By inviting individual artists to represent their native countries, the Venice Biennale presents a curious challenge to contemporary artists. How does an artist who exhibits and makes work in a globalized world adequately represent one relatively small nation? For Danish-born, New York-based Jesper Just, the answer lay in the challenge imposed by the Biennale. "I was very delighted to represent Denmark, but the idea of representing a country is a very strange concept," said Just, speaking to A.i.A. from the Danish Pavilion in Venice, "so I tried to think about how to put that in play."
Just's piece, titled Intercourses, is partially comprised of a 5-channel black-and-white video projection. But the piece begins before visitors encounter the films. "Before you get there, you have to find your way to the entrance of the building," says Just. Using aerated concrete blocks, the artist has built a temporary new facade that wraps around the building, obfuscating the original entrance. "I used the architecture of the pavilion as a starting point for my ideas for the work," says Just. "The Danish Pavilion is kind of a funny mismatch of two Danish architectural [motifs]. The original building is neo-classical. In the 1960s they added on an annex, this weird Modernist attachment that comes off the side of the structure. So it's a funny constellation. "
Just began analyzing contemporary development sites that have been built to mimic the architecture of established cities in foreign countries. "I first looked at Palm Springs in Hong Kong," says Just, referring to a residential development built to mirror the American original 7,329 miles away. "Then I started looking at other, more iconic places. The most iconic place I found was a replica city of Paris two hours outside of Shanghai."
Just shot each of the five 10-minute-long films that comprise Intercourses on location in Tianducheng, a gated community in China modeled on Paris, complete with a replica Eiffel Tower.
Rather than focus on the culture of Tianducheng, Just chose to capture the larger, more nebulous concept of a development built from the idealization of a foreign city. "I wasn't so interested in an anthropological study," says Just. "My whole idea was to shoot in this place as if it were Paris. Of course you can see Chinese text [on signs] here and there, but it's not something I focus on. It's an additional layer that adds to a kind of uncanny Paris. A Paris you can't really place." To match this ambiguity, Just adopted a filmic style redolent of another time period. "It's filmed in black and white, in a French New Wave style, almost like Truffaut," he explained, "and the French actors I worked with are all of African descent. But it's clear in the films that they are French—at one point they sing a French song. That adds a layer on." Bamboo plants and purple grow lights within the installation's interior add to the sense of displacement.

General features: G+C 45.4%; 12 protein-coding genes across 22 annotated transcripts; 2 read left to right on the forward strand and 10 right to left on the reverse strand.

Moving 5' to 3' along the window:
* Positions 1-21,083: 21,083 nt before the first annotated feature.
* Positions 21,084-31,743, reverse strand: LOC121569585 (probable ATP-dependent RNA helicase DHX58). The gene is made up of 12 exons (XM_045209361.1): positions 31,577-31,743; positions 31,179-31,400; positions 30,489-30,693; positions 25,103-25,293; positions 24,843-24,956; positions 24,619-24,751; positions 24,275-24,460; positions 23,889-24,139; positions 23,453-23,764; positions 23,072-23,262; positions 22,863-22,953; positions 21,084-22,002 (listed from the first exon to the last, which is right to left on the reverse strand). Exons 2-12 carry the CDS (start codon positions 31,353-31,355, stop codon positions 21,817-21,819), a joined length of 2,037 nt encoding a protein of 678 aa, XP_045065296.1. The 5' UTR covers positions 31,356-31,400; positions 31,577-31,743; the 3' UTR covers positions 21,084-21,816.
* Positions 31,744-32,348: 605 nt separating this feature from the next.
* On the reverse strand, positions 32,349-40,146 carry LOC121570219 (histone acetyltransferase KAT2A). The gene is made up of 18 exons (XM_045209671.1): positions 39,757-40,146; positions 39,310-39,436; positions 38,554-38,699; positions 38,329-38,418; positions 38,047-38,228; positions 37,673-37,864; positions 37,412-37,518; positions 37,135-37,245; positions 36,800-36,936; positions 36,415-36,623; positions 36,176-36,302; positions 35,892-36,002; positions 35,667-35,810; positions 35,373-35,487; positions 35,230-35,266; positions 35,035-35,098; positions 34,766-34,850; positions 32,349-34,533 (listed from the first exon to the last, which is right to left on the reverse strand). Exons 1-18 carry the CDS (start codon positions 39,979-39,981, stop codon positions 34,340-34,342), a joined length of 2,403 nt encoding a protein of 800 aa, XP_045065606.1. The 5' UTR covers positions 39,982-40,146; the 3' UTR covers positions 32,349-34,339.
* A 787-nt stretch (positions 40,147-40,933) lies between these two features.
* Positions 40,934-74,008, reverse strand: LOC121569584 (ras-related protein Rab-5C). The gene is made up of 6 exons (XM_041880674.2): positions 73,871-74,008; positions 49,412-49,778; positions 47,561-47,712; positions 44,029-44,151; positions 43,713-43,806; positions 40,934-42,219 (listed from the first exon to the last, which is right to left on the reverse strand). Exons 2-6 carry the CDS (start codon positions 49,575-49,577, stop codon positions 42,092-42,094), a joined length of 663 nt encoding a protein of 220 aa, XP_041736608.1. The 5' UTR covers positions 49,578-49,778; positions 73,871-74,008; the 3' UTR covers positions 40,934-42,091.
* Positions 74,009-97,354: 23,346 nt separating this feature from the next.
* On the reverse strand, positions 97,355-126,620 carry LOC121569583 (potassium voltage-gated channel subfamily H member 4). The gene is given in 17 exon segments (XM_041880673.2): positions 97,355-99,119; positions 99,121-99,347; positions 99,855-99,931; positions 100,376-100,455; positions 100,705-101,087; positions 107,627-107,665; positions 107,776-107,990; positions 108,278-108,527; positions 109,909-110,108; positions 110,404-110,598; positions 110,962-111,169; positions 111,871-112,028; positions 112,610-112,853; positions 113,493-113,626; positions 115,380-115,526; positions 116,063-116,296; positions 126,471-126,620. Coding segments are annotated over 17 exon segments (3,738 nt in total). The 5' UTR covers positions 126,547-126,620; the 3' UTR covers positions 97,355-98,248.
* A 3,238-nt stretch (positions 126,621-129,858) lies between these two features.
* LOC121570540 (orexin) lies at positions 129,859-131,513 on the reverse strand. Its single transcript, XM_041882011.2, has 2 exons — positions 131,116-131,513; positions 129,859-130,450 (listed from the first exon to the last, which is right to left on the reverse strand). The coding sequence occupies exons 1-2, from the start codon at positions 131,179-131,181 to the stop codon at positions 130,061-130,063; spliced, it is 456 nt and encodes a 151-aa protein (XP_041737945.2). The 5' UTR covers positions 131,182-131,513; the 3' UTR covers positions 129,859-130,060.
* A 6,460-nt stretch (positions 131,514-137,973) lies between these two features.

Developers broke ground on Tianducheng in the mid-2000s, but it is still under construction. Some of the images from the films look as though they are from a future when Paris is in ruins. "The interesting thing is that the people living there don't live there because of French culture," says Just. "They very quickly have changed many of the Parisian qualities of the place—they put their own security gates over these very iconic French gates. They don't need these weird balconies, so they take off things and add things they need, to personalize it—it's turned into a real city very fast. But it's a place that's made of really cheap materials. It's kind of a ruin in progress."
The five films are projected on a synced loop in separate rooms of the pavilion. Complementing the artist's intensely speculative notions of place, and celebrating a Danish tradition dating back to at least the 15th century, the last film addresses a very specific Danish architectural vengeance, directed toward cheap, duplicitous developers. The film's soundtrack—which echoes through the entire exhibition—features the sounds of bottles clinking. It creates an auditory intimation of the work's inspiration.
"In the last film, I depicted this boulevard as if it were just a giant wind instrument being played, creating an organ," explained Just. "This idea came from an old Danish bricklayer tradition. [Traditionally], if workers were treated poorly by a developer, they would take revenge by building a glass bottle into the wall, somewhere high up. The opening of the bottle would be exposed, and once the wind would hit the building, the bottle would start to howl." This practice is called the "dead bricklayer," and despite a rapidly changing world, it remains a Danish tradition. "They still do it, but now they would get sued if you left the bottle in the wall," said Just. "Today they just hang the bottles from the roof, so everyone can see that the guy behind this building is really an asshole. It's still used as a symbol."